Retire From Driving, Not From Independence

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Senior man with walker exiting shuttle busAfter spending years on the road, the idea of no longer being able to grab your keys and hit the pavement may be a hard thing to swallow. But if you’ve reached the point where driving has become more of a hazard than an everyday task, retiring your keys may be the right thing to do.

There’s no doubt that adjusting to different modes of transportation may take some getting used to. Few people like the idea of depending on others or relying on public methods, but the alternative is much worse: car accidents, racking up ICBC points and penalties, or worst of all, harm to you and others.

Besides, there are a lot of perks to not driving, like the cost! When you forego gas, car, and insurance payments, you’ll have a lot more money to spend on much better things, like a cruise or vacation!

So here are a few ways you can get around without getting behind the wheel:

Public Transportation

With more routes being added, the bus and Skytrain are a great way to move around Metro Vancouver. There’s also the Westcoast Express for those looking to travel towards the TriCities. People 65 and older can take advantage of the cheap monthly rates – only $52 for an unlimited pass in all three Skytrain zones. That’s like half a tank of gas!

HandyDART

Is a door-to-door shared ride service under the Translink umbrella and run by MVT Canadian Bus. It is great for those who have mobility and cognitive disabilities. The service of 338 buses runs 18 hours a day. For more information ready the HandyDART FAQ.

Taxi

Taking public transportation at night may not always be the safest option, so during those times you’re better off calling a taxi. While it may cost a little more, you can’t put a price on arriving home safe and sound.

Senior & Disability Services

There are several alternative-driving services in Vancouver and the lower mainland, including various Driving Miss Daisy franchises. This is a service that caters to assisting in transportation and accompaniment for seniors and those with disabilities. According to Marina Kuznetsov, owner of the North Shore franchise, “transportation and safety is a key issue for people who cannot drive anymore. Driving Miss Daisy can help you keep your independence and maintain your social network. Our main goal is to improve the quality of life for those that need our services the most. Driving Miss Daisy service providers are security cleared, have clean drivers abstracts, CPR/First Aid certification and legislated automobile insurance and commercial general liability insurance. Driving Miss Daisy is – accompanying you to a fuller life”.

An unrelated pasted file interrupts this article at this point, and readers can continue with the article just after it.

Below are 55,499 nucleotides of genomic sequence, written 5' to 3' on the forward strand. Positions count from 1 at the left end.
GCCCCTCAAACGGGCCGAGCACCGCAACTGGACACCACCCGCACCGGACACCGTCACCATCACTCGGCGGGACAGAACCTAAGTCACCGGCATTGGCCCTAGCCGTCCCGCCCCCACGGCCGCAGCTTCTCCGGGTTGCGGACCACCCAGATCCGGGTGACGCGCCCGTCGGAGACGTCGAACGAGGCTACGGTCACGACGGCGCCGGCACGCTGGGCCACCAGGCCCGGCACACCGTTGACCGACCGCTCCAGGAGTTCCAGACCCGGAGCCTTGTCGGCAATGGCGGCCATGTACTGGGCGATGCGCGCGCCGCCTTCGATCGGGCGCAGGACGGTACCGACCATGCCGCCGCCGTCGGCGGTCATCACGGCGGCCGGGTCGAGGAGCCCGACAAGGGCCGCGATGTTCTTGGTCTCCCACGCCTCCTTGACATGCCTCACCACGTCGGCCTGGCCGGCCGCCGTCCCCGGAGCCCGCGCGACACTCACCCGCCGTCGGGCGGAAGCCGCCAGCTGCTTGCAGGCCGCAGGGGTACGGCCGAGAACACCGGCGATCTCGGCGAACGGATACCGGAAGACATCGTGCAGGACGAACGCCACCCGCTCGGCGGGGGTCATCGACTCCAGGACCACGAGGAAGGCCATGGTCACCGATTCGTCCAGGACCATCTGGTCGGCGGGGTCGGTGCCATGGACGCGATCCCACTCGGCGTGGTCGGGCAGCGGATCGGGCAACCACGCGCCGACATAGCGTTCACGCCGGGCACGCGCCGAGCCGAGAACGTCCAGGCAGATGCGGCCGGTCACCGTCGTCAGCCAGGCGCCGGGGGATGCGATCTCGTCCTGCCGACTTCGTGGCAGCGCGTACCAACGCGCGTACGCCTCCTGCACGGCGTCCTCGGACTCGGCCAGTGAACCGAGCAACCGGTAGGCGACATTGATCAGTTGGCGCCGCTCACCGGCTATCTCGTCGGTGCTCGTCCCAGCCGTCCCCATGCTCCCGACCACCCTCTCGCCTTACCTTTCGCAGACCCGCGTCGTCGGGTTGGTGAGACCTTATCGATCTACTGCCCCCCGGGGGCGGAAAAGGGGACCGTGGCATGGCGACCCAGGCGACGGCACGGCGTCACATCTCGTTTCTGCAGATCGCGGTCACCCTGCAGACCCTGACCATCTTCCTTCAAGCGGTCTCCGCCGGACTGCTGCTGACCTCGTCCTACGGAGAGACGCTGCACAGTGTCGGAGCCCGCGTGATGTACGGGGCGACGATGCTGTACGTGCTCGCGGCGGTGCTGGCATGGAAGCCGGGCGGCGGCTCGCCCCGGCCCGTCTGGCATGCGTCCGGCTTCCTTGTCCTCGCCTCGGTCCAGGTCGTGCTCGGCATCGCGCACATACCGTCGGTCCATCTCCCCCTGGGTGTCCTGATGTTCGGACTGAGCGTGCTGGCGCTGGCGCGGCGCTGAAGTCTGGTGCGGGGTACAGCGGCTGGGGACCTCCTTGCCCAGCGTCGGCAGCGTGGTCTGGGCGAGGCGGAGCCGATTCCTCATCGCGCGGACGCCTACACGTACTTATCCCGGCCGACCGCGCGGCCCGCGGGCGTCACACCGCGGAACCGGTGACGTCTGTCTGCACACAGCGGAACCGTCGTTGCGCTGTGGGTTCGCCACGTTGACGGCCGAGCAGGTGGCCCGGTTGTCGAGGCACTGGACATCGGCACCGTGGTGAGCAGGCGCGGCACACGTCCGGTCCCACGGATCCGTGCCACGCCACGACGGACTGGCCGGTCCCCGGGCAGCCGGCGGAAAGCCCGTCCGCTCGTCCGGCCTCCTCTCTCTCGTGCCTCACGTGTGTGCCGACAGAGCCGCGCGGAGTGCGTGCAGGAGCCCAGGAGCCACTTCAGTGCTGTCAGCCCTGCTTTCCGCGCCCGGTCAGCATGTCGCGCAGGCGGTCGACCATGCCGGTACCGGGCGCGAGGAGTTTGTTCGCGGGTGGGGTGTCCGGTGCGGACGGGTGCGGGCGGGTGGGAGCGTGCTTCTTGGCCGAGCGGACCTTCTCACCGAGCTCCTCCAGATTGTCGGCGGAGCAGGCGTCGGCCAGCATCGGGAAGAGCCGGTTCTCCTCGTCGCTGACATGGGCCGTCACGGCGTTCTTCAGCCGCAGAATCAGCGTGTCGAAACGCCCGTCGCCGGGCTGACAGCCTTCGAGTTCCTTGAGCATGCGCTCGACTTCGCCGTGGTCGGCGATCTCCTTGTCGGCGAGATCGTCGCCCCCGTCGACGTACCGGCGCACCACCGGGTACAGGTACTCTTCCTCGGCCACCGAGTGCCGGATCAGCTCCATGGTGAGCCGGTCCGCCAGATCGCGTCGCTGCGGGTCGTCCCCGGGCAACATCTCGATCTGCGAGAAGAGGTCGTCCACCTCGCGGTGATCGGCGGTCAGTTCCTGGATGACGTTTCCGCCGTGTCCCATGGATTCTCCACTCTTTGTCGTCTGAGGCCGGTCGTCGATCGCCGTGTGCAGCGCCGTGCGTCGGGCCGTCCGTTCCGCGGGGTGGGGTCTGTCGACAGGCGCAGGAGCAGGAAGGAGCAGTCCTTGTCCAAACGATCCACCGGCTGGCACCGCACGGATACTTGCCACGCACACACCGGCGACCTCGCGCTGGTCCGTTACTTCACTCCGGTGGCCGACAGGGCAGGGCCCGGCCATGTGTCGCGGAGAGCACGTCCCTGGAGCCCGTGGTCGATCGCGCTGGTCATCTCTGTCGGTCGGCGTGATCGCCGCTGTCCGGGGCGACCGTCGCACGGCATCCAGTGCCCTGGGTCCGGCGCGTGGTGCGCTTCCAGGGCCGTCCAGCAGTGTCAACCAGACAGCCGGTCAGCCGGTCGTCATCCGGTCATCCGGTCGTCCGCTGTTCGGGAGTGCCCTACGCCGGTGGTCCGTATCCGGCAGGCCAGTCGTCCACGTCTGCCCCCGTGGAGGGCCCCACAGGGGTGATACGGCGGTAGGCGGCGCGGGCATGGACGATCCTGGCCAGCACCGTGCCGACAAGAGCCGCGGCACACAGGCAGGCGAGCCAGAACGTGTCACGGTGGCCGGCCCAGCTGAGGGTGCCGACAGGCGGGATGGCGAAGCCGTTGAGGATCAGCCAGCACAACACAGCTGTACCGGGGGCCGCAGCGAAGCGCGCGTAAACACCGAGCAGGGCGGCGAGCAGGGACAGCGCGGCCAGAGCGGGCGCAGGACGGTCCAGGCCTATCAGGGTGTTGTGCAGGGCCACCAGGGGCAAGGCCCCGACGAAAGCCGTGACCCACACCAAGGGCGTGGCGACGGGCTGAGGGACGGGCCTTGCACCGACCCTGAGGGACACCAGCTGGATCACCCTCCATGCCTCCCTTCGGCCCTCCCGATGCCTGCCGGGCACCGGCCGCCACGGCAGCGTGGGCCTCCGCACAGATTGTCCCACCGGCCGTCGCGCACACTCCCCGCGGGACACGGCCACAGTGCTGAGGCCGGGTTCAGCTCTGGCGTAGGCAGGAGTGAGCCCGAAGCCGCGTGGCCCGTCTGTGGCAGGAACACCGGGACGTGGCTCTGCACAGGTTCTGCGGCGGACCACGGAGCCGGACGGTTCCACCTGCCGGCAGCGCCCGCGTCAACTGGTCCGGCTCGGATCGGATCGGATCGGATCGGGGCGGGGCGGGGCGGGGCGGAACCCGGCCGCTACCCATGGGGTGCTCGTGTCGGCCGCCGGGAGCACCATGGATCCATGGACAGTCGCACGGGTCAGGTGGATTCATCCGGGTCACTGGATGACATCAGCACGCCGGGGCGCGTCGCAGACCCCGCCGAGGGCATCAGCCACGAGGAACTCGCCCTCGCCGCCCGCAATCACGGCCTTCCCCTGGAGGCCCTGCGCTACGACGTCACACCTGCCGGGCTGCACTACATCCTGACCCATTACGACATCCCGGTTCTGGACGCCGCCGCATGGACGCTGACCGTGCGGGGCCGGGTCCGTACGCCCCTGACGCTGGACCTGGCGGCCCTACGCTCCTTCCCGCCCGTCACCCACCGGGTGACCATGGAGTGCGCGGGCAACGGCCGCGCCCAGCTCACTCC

Friends and family

You’ve spent most of your life taking care of them, and now it’s time for them to take care of you! In most cases, your kids and grandkids are more than happy to take you wherever you need to go, so don’t feel as though you’re asking too much from them. Their number one priority is to make sure you’re safe.

Get active

If you physically still able, for short trips, you can use the mode of transportation you’ve had since birth: walking! Just make sure you’re feeling well and bring water with you incase you need to hydrate.

If you live in a senior care facility, check with reception to see what transportation options are available to you, as many have group buses or vans for their residents.

Even though it may be hard to hang up the keys, don’t wait until you have been injured in a motor vehicle accident to make the decision. The only way to find out which method suits your lifestyle is to hop on and test it out. Soon you’ll see that retiring from driving won’t cost you your independence.

If you’re looking for a car accident lawyers in Vancouver, BC. call us today!

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